"Nov. 15, 2012 -- The number of people diagnosed with diabetes in the U.S. jumped by 50% or more in 42 states and by more than 100% in 18 of those states in just under two decades, according to the latest snapshot from the CDC.
The adverse events commonly associated with LANTUS (insulin glargine [rdna origin] injection) include the following:
Body as a whole: allergic reactions (see PRECAUTIONS).
In clinical studies in adult patients, there was a higher incidence of treatment-emergent injection site pain in LANTUS (insulin glargine [rdna origin] injection) -treated patients (2.7%) compared to NPH insulin-treated patients (0.7%).
The reports of pain at the injection site were usually mild and did not result in discontinuation of therapy. Other treatment-emergent injection site reactions occurred at similar incidences with both insulin glargine and NPH human insulin.
Retinopathy was evaluated in the clinical studies by means of retinal adverse events reported and fundus photography. The numbers of retinal adverse events reported for LANTUS (insulin glargine [rdna origin] injection) and NPH treatment groups were similar for patients with type 1 and type 2 diabetes. Progression of retinopathy was investigated by fundus photography using a grading protocol derived from the
Early Treatment Diabetic Retinopathy Study (ETDRS). In one clinical study involving patients with type 2 diabetes, a difference in the number of subjects with ≥ 3-step progression in ETDRS scale over a 6-month period was noted by fundus photography (7.5% in LANTUS (insulin glargine [rdna origin] injection) group versus 2.7% in NPH treated group). The overall relevance of this isolated finding cannot be determined due to the small number of patients involved, the short follow-up period, and the fact that this finding was not observed in other clinical studies.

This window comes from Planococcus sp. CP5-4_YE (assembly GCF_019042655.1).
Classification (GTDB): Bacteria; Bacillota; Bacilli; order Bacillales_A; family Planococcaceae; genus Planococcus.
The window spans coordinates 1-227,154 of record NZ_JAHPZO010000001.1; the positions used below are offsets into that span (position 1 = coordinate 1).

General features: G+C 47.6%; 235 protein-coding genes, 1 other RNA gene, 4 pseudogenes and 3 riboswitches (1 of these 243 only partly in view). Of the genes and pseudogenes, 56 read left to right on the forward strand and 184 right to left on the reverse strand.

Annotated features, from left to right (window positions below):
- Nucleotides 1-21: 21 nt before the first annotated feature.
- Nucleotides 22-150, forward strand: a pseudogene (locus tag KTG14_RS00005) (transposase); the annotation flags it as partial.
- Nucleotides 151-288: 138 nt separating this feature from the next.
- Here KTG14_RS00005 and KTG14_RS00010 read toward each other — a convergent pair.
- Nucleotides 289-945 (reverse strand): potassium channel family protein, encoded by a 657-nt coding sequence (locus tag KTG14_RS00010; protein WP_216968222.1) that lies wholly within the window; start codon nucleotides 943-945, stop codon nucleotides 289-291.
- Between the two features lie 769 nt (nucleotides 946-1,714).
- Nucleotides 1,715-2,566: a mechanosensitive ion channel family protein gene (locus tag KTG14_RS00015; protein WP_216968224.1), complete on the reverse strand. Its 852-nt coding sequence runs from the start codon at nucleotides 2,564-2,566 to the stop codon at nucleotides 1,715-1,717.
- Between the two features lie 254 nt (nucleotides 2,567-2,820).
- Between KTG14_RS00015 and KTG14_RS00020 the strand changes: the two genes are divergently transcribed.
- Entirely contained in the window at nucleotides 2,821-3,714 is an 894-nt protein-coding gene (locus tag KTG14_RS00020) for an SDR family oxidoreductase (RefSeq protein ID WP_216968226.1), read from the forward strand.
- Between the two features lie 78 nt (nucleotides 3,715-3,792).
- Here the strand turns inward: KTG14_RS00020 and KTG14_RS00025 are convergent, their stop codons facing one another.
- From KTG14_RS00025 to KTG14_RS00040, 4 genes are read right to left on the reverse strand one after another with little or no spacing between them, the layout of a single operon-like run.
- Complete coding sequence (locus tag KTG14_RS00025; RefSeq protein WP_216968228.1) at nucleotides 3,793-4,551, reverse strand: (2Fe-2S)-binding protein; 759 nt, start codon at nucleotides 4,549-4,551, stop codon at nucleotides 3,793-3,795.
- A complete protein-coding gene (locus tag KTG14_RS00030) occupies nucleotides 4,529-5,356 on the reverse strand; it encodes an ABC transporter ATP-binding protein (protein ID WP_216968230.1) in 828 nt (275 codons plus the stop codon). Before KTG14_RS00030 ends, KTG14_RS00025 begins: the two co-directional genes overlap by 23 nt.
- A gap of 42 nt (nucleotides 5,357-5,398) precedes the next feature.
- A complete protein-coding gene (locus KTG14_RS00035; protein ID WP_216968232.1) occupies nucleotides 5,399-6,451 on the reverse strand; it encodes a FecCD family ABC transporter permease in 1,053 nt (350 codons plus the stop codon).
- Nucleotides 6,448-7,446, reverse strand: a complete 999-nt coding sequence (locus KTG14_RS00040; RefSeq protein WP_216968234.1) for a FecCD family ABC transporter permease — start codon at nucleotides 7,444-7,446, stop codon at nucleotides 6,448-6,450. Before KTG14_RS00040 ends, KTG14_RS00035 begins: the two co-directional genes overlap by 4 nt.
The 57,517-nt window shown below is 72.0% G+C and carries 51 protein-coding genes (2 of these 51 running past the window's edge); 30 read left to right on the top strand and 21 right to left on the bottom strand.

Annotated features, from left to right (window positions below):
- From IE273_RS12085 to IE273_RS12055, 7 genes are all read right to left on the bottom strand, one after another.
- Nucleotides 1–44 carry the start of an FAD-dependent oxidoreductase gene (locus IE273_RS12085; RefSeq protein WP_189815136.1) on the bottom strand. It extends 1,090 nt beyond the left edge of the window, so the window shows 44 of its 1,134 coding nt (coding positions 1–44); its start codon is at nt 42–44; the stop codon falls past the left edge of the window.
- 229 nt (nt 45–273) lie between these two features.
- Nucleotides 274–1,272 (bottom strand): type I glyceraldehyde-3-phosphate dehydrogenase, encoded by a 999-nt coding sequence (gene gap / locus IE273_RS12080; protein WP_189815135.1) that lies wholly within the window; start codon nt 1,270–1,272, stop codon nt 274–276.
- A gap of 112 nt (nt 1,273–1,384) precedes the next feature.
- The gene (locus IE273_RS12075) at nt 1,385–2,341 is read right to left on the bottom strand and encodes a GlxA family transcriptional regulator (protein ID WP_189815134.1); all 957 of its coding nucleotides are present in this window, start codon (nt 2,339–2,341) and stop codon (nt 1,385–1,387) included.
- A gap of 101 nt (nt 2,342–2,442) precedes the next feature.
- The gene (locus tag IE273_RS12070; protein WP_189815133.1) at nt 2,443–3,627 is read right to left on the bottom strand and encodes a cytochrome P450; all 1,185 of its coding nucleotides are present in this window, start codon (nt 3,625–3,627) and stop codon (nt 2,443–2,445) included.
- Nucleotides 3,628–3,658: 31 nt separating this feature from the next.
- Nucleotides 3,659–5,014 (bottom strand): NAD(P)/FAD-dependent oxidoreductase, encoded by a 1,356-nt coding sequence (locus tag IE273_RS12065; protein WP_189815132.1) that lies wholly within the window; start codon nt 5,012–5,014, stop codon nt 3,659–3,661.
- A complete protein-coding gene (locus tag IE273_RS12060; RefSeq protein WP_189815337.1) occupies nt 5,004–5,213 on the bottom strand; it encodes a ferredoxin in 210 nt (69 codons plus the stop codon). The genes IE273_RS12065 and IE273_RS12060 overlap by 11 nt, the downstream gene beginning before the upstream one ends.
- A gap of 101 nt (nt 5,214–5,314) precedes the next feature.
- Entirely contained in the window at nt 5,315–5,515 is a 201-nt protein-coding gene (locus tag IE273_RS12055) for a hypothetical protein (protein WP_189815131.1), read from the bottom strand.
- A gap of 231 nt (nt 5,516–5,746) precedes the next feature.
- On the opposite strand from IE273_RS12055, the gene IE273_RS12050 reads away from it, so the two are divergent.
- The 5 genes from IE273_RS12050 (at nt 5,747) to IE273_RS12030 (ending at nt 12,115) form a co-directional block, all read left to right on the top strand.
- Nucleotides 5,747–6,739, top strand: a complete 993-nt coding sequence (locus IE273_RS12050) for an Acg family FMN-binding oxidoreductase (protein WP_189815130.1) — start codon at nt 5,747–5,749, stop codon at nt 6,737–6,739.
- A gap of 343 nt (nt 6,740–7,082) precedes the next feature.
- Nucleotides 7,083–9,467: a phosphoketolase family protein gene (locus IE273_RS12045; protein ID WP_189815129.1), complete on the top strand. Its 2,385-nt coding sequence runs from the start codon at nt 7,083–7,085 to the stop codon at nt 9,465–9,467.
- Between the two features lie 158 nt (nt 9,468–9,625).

Read the Lantus (insulin glargine [rdna origin] injection) Side Effects Center for a complete guide to possible side effects »
A number of substances affect glucose metabolism and may require insulin dose adjustment and particularly close monitoring.
The following are examples of substances that may increase the blood-glucose-lowering effect and susceptibility to hypoglycemia: oral antidiabetes products, ACE inhibitors, disopyramide, fibrates, fluoxetine, MAO inhibitors, propoxyphene, salicylates, somatostatin analog (e.g., octreotide), sulfonamide antibiotics.
The following are examples of substances that may reduce the blood-glucose-lowering effect of insulin: corticosteroids, danazol, diuretics, sympathomimetic agents (e.g., epinephrine, albuterol, terbutaline), isoniazid, phenothiazine derivatives, somatropin, thyroid hormones, estrogens, progestogens (e.g., in oral contraceptives), protease inhibitors and atypical antipsychotic medications (e.g. olanzapine and clozapine).
Beta-blockers, clonidine, lithium salts, and alcohol may either potentiate or weaken the blood- glucose-lowering effect of insulin. Pentamidine may cause hypoglycemia, which may sometimes be followed by hyperglycemia.
In addition, under the influence of sympatholytic medicinal products such as beta-blockers, clonidine, guanethidine, and reserpine, the signs of hypoglycemia may be reduced or absent.
Last reviewed on RxList: 1/14/2008
This monograph has been modified to include the generic and brand name in many instances.
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